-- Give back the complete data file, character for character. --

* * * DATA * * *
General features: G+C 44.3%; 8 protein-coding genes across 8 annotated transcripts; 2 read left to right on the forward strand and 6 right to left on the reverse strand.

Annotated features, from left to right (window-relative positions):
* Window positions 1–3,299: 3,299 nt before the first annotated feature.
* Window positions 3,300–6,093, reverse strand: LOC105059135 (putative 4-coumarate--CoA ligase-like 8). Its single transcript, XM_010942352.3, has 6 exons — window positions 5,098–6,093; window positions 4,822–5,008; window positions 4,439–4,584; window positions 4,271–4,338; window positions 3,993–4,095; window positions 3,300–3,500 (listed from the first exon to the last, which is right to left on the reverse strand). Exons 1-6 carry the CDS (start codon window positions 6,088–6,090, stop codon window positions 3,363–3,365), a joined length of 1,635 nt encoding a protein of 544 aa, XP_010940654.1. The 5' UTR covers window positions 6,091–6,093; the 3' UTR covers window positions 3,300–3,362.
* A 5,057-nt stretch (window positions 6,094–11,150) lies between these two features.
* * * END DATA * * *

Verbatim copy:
General features: G+C 44.3%; 8 protein-coding genes across 8 annotated transcripts; 2 read left to right on the forward strand and 6 right to left on the reverse strand.

Annotated features, from left to right (window-relative positions):
* Window positions 1–3,299: 3,299 nt before the first annotated feature.
* Window positions 3,300–6,093, reverse strand: LOC105059135 (putative 4-coumarate--CoA ligase-like 8). Its single transcript, XM_010942352.3, has 6 exons — window positions 5,098–6,093; window positions 4,822–5,008; window positions 4,439–4,584; window positions 4,271–4,338; window positions 3,993–4,095; window positions 3,300–3,500 (listed from the first exon to the last, which is right to left on the reverse strand). Exons 1-6 carry the CDS (start codon window positions 6,088–6,090, stop codon window positions 3,363–3,365), a joined length of 1,635 nt encoding a protein of 544 aa, XP_010940654.1. The 5' UTR covers window positions 6,091–6,093; the 3' UTR covers window positions 3,300–3,362.
* A 5,057-nt stretch (window positions 6,094–11,150) lies between these two features.